by Herb Geraghty
Earlier this month Michael Hickson, a disabled black man, was killed in a Texas hospital when his doctors decided that his life was not worth living. Hickson was a husband and a father to five children who became quadriplegic in 2017 after a cardiac arrest incident that occurred while driving. People with disabilities often report experiencing discrimination from medical providers and institutions. In many cases, this discrimination can be lethal.
In a chilling audio clip you can hear a doctor attempt to rationalize the choice to deprive Hickson of hydration, nutrition, and medical care.
“So as of right now, his quality of life — he doesn’t have much of one,” the doctor claimed.
Hickson’s wife Melissa responded,“What do you mean? Because he’s paralyzed with a brain injury, he doesn’t have quality of life?”
“Correct,” he replied.
The doctor admits outright that he has decided that the patient’s quality of life is so poor that he should not receive fundamental care. According to the Center for Disability Rights, physicians often underate quality of life compared to what is reported by people with disabilities themselves. In this case, that judgement was deadly. This should be seen as a shocking indictment of the entire medical system.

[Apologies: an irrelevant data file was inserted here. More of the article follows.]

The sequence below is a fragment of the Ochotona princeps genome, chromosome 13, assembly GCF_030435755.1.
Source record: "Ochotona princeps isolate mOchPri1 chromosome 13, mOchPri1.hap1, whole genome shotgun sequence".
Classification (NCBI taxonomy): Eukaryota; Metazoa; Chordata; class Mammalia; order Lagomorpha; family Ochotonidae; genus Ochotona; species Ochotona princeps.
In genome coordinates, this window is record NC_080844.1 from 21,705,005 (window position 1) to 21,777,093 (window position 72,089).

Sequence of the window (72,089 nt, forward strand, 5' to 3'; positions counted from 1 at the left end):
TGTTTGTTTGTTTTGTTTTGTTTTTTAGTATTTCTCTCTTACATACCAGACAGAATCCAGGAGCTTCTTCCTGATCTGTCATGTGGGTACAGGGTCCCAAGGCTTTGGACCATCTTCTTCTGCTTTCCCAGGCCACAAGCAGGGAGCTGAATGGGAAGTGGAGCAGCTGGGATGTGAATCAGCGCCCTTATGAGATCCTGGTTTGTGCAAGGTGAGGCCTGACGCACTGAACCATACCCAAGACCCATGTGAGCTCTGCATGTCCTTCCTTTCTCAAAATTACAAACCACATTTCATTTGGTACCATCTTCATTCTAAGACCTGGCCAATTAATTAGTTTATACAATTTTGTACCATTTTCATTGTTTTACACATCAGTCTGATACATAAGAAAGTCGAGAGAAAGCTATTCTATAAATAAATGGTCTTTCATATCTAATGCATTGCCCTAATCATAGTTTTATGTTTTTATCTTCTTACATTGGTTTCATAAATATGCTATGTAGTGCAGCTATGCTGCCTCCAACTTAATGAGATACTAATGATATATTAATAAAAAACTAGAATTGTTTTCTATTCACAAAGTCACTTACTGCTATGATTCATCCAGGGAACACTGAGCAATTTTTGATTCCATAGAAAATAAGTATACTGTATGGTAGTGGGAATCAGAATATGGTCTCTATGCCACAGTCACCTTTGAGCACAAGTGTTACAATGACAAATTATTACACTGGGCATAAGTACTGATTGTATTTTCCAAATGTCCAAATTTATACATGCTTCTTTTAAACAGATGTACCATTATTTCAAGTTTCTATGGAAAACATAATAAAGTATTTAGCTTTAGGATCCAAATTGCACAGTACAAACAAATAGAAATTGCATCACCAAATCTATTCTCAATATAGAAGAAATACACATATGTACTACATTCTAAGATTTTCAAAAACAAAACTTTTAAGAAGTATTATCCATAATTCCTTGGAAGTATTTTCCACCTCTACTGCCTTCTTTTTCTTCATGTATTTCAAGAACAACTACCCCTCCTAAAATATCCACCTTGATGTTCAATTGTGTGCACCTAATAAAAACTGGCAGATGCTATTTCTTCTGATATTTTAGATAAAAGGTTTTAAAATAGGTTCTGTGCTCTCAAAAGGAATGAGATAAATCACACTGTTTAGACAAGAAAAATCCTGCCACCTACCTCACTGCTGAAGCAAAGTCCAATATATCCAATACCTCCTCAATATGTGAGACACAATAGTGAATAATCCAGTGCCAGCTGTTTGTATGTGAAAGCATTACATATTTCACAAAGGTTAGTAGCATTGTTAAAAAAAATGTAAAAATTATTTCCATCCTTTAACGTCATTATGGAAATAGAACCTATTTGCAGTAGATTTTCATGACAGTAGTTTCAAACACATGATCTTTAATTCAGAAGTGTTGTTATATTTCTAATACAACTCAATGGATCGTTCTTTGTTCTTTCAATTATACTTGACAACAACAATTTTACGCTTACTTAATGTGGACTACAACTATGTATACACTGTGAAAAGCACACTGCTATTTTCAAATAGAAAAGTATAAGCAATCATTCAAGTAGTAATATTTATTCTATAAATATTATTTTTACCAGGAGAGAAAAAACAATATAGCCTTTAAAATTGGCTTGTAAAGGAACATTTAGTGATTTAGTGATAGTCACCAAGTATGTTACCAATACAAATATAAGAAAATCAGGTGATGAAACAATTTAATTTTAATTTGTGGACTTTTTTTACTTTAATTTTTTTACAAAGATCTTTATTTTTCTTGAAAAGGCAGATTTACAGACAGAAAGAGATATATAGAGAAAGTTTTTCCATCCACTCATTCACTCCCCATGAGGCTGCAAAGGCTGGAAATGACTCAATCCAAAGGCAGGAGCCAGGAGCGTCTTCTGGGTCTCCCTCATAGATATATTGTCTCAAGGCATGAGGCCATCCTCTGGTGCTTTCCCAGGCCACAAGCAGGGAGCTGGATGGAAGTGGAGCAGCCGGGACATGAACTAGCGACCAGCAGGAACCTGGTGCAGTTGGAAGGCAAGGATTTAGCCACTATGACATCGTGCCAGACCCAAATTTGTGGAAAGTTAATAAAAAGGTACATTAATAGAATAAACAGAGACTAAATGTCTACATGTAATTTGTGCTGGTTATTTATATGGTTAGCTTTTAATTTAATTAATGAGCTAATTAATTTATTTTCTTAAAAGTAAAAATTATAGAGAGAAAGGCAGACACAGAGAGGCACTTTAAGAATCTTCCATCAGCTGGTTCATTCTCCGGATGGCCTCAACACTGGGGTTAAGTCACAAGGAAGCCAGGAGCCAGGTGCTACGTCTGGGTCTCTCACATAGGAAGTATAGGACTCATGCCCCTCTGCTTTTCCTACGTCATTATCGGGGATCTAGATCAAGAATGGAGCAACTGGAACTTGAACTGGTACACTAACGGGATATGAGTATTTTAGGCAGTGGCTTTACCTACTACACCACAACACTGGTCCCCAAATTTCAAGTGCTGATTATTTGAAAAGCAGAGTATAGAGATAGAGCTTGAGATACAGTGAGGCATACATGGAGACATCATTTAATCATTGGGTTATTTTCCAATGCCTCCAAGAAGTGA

As the video goes on the doctor says, “at this point, we are going to do what we feel is best for him along with the state and this is what we decided.”
Melissa goes on to beg him to reconsider, to take his family’s wishes into account, but he responds, “this is the decision between the medical community and the state.” The rights and interests of the Hickson family were not considered.
Melissa later told Texas Right to Life, “I lost my best friend, my better half, the other half of my heart. I was stripped of my rights as a wife, and left helplessly watching my husband be executed. I now have no husband, a widow at 47. My children left with no father to celebrate Father’s Day. All taken away from us. I have no other words to express how I feel today except hurt, angry, and frustrated.”
Michael Hickson and his family are the latest victims of a culture that systemically devalues the lives of people with disabilities. Many people conspired to deprive a man of basic water and nutrition because they believed that his life did not matter. They were wrong.
Micheal Hickson’s life mattered.
[If you would like to listen to some first-hand accounts of disability in the medical field, I recommend watching the Ableism in Medicine panel from the 2018 Rehumanize Conference available on Youtube.]